I read a fable when I was young called The Ant and The Grasshopper.  In the fable, the ants worked and saved every day, and the grasshoppers played and enjoyed their time in the sun.  The grasshoppers teased the ants, because the grasshoppers were having a lot of fun in the sun.

The ants kept storing food, and the grasshoppers told the ants “don’t worry-there is enough!”

Until winter came.

—–

I am an ant.  I work and I save, and I plan for winter.

But I watch the grasshoppers, and it looks like they are having fun.

In the interest of full disclosure, I should mention that I am having an affair with a lady who works for our local financial services firm.  This firm was founded by some super-ants.  She is a super-ant.  She has worked for this company for about 15 years.  So we save a lot.

But I struggle with “how much do we need to save, and how much is enough?”  Some days I want to be a grasshopper and purchase a Porsche, and other days I want to be a super-ant and find pennies in the sofa and rush them to the bank.

How much is enough?

—–

I have read that 50% of all Americans have saved nothing for retirement.

How much do we need for retirement?  That is an ant question.  There are a lot of ways to answer it, so I will share one way.

One calculation is to take your current annual spending, and multiply it by 20.  That is an estimate the amount of savings that can last all of your retirement.  That allows an approximate 3-4% withdrawal every year, forever, assuming that your investments gain 3-4% a year.

For example,  if your annual spending is $100,000, then you need $100,000 x 20, or $2,000,000, saved for retirement.  If you withdraw 4% of that a year, you withdraw $80,000.   Hopefully Social Security fills in the rest.

But 50% of Americans have nothing saved.

What happens to the grasshoppers when winter comes?

—–

A generation ago, companies provided pension plans to their employees.  An employee who worked his/her entire life at a company could retire with a pension that provided for a reasonable retirement.

But about 25 years ago, companies started eliminating pensions (called defined benefit plans), and started moving towards employee-funded programs, like 401ks (called defined contribution plans).  Defined contribution plans require employees to take charge of their own savings.

That approach works well for ants.  It doesn’t work well for grasshoppers.  It also doesn’t work well for people who don’t make enough to save 10% or more of their annual income.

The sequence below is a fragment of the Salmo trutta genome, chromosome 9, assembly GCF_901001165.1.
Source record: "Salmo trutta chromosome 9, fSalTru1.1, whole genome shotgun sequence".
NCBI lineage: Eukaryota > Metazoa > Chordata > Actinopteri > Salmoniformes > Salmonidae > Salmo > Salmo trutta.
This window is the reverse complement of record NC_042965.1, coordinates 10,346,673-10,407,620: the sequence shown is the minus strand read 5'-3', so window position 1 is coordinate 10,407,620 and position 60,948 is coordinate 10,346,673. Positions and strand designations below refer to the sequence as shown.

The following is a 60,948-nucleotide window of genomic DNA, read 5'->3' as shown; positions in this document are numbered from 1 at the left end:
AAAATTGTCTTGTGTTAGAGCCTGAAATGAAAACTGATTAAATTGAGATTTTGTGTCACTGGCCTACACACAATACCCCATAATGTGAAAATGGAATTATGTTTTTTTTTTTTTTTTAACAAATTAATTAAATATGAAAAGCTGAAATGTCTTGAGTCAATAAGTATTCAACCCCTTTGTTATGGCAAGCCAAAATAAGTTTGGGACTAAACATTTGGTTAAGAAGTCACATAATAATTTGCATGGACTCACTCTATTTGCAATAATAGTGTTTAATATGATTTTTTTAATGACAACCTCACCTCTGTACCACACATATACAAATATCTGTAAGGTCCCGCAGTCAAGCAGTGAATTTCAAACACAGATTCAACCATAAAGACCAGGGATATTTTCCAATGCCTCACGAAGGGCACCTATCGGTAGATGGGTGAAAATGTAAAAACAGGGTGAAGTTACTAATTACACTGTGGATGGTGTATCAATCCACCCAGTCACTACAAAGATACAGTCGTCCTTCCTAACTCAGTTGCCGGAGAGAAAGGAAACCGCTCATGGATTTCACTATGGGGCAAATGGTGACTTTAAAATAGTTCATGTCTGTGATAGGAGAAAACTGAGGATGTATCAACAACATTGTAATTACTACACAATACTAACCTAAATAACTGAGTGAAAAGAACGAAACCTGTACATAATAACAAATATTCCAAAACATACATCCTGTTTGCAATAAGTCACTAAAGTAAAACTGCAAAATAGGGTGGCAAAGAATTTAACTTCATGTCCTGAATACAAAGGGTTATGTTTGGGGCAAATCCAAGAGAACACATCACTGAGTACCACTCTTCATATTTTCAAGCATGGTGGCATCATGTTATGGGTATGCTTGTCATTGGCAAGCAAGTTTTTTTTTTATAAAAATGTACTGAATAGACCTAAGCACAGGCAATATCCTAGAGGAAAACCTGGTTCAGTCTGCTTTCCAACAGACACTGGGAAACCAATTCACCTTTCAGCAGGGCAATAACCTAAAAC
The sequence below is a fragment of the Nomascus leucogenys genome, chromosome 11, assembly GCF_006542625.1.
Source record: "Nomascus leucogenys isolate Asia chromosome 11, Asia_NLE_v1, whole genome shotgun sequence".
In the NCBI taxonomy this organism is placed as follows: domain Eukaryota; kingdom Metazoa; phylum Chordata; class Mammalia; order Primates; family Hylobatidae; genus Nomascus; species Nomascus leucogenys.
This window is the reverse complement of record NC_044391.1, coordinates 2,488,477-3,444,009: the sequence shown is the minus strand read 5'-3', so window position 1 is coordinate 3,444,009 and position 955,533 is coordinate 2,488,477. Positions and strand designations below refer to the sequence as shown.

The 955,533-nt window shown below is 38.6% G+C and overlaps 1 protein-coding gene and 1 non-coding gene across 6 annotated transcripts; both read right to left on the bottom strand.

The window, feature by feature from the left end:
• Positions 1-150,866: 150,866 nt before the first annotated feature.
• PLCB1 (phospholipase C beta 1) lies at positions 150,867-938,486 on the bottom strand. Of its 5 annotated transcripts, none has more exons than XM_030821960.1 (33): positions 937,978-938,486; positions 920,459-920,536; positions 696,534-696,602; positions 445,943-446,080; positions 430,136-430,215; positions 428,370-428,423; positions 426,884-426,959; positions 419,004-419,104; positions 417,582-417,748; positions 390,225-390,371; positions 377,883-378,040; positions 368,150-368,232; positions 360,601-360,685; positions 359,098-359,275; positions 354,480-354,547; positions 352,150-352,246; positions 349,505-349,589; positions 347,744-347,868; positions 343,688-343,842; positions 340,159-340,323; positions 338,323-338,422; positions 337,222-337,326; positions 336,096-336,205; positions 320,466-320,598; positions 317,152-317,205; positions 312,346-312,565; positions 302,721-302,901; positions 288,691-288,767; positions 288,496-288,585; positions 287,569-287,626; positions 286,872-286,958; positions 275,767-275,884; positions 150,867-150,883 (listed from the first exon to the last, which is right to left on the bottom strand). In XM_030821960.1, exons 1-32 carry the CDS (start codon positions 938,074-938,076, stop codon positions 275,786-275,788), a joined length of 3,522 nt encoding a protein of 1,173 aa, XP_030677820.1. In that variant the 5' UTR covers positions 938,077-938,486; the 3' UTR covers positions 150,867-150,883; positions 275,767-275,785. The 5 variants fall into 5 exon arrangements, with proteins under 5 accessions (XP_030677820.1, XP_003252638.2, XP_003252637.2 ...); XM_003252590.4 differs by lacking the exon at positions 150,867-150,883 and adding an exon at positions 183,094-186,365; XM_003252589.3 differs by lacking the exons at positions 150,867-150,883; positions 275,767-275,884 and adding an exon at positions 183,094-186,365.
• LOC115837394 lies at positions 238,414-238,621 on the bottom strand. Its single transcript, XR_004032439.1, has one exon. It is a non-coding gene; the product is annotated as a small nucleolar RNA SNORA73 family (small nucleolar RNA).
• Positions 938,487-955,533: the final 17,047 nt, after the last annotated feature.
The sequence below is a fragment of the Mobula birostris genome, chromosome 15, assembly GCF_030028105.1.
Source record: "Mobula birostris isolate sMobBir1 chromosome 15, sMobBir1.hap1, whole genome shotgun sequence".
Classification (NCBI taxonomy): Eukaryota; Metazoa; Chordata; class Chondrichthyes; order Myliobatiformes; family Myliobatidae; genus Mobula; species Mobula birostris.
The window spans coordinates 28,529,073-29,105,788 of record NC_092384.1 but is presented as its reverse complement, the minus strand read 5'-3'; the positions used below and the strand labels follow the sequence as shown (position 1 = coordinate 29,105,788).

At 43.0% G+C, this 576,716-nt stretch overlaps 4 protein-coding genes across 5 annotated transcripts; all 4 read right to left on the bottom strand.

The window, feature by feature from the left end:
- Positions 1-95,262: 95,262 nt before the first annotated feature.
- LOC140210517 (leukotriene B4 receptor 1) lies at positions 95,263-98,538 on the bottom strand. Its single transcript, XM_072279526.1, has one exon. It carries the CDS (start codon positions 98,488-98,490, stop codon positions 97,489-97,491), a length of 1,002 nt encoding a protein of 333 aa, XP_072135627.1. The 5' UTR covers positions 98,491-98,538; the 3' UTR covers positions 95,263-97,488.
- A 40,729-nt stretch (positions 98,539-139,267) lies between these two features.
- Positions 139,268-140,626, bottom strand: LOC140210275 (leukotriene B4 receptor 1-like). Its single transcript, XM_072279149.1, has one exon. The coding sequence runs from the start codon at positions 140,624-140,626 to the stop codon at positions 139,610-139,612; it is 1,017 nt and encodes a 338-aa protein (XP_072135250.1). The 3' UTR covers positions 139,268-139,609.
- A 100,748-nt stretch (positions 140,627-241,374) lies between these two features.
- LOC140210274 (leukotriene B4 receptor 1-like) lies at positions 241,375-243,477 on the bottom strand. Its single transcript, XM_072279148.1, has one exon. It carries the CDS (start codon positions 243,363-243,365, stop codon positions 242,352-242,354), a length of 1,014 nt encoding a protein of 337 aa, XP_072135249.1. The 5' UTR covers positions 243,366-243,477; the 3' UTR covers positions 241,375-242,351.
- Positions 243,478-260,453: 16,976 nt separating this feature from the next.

—–

How much is enough?

I have met people who have lived in refugee camps.  I know a couple of people who have been homeless, one of them for over a year.    Some of my relatives lived through the Great Depression. Some friends have been in war zones.

These are people who did not have much. But they don’t seem to struggle with the concept of “not enough” in their lives.  But I do.

I was getting a haircut on Wednesday night, and the woman cutting my hair said “God will provide”.

Really?  What about for my friends who were homeless?  What about for the people in refugee camps?  None of them chose to be there, and some of them were really smart, really hard working people, who were caught up in circumstances.

What about “God helps those who help themselves”.

Maybe.  Let me think about it.

—–

I drive 120 miles roundtrip every day for work.  I don’t recommend it, but I have a great gig, which happens to be in Princeton.  So I drive.

There aren’t many gas stations on my route.  The middle 50 miles has no gas stations at all.  So I have to be conscious of how much gas I have left.

How much is enough?

About twice a year, there is a “mother of all traffic jams” on my commute.  A truck overturns, spilling its contents on the road.  Or there is an accident with a fuel spill and a car fire.

Whatever the cause, a couple of times a year, my ride turns into an adventure.  And “how much gas do I have” becomes an issue.

During one of these traffic jams, I spent 4 hours in the car.  I saw several people who ran out of gas,  pushing their cars to the side of the road.

So I make it a practice to always have at least 180 miles of gas in the car in the morning for my 120 mile commute.

Theresa took my car out last night, and left it with 175 miles of gas.

So I stopped at the gas station this morning.  Because I don’t want to run out of gas on the Pennsylvania Turnpike during the mother of all traffic jams.

gas

—–

What I would like, is to save for life like an ant, and enjoy life like a grasshopper.

I’m still working on it.

Hal

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